The National Academy of Public Administration has released its long-awaited report titled “Developing a New Framework for Community Affordability of Clean Water Services.” Affordability is a central issue to many communities who increasingly are dealing with higher costs to address aging infrastructure and federal clean water mandates.
The Senate Appropriations Committee, in a committee report on FY 2016 legislative language, directed the Environmental Protection Agency (EPA) to contract with the National Academy of Public Administration (the Academy) to conduct an independent study to create a definition of, and framework for, community affordability of clean water.
Over the past several years, the government’s ability to provide affordable clean water services to communities and individuals has reached a critical juncture. Aging infrastructure, regulatory obligations and rising costs, and increasing economic segmentation in the United States have adversely affected both water utilities and the low-income customers who use are most vulnerable to water rate increases. The delivery of clean, affordable water requires collaboration across levels of government and the public and private sectors, given the fragmented nature of water governance in this country. Despite the complexity of these issues, numerous creative and innovative solutions have been implemented across the country and provide opportunities to optimize and revolutionize water service delivery operations in the coming years.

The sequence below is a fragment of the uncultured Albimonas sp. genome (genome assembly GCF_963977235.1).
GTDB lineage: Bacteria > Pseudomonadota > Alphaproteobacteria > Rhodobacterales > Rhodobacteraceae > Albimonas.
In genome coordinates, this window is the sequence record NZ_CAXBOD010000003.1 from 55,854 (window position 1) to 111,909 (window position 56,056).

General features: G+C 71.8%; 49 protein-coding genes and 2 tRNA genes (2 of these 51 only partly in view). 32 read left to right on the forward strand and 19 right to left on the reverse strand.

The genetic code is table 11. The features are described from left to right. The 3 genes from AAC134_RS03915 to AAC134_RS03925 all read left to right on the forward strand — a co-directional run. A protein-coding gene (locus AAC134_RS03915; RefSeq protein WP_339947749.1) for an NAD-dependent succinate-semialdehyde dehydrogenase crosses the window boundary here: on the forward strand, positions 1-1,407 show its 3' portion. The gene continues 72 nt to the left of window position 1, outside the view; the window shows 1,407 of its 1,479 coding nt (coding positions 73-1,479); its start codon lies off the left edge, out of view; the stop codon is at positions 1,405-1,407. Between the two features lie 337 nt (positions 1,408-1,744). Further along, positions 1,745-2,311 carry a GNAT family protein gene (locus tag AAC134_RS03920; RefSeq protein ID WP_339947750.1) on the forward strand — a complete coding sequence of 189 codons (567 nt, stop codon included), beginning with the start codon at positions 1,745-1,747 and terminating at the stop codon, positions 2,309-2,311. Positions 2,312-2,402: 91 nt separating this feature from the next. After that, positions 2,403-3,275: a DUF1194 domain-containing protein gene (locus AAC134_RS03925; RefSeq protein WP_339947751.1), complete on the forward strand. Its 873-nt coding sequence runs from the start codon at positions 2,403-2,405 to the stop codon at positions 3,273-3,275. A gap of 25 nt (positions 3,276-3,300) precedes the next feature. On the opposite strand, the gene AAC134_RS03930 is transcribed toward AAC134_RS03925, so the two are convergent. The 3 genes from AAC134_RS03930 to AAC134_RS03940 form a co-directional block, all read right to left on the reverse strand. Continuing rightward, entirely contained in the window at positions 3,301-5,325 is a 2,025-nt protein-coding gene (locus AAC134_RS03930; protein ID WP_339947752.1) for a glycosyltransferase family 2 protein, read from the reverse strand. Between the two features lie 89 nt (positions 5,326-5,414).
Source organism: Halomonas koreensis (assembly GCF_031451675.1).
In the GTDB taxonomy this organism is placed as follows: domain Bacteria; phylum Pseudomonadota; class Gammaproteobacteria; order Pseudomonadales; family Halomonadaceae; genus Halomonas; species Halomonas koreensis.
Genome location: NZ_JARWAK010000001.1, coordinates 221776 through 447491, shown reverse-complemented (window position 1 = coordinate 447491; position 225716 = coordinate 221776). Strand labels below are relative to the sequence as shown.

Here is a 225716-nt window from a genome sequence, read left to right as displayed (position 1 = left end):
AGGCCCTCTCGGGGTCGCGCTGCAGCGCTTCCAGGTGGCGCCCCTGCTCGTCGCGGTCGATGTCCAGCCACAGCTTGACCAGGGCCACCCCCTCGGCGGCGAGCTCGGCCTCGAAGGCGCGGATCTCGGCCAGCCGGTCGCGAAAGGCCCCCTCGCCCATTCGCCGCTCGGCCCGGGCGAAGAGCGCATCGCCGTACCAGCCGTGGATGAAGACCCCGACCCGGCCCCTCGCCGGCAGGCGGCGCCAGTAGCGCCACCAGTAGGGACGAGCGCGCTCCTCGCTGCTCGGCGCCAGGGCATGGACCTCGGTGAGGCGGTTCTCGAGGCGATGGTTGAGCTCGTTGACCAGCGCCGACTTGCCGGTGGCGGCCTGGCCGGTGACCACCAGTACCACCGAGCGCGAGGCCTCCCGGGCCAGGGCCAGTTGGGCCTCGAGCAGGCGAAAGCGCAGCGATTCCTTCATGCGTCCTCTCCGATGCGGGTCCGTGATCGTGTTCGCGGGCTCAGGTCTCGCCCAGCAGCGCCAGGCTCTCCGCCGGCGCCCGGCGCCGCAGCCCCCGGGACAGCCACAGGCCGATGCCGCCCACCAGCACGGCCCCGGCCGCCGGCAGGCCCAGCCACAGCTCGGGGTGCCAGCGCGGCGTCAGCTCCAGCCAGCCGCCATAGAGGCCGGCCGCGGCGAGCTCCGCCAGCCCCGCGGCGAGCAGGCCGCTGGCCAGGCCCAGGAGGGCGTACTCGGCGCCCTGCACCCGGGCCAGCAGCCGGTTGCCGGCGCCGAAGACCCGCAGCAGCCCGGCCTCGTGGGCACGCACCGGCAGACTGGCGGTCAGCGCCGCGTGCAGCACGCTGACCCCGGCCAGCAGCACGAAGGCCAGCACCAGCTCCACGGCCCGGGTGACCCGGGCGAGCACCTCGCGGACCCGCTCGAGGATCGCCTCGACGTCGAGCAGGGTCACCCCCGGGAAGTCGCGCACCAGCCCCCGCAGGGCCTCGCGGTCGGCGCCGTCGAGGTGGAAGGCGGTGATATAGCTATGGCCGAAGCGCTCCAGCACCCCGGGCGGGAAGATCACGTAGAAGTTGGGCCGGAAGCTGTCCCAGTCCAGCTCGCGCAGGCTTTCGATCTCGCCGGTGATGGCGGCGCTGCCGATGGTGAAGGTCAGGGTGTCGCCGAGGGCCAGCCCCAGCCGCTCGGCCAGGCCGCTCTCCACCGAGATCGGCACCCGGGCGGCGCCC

The recommendations of the report approach the task in four specific ways:
- Revising the 1997 guidance document titled Combined Sewer Overflows–Guidance for Financial Capability Assessment and Schedule Development;
- Highlighting best practices for integrated planning;
- Identifying innovative solutions to further address affordability by lowering costs; and
- Discussing the best approaches to analyzing the costs and benefits.
The Panel’s recommendations will require sustained leadership at all levels of government in order to ensure that the nation’s community water systems are able to protect the health of our environment and of our citizens.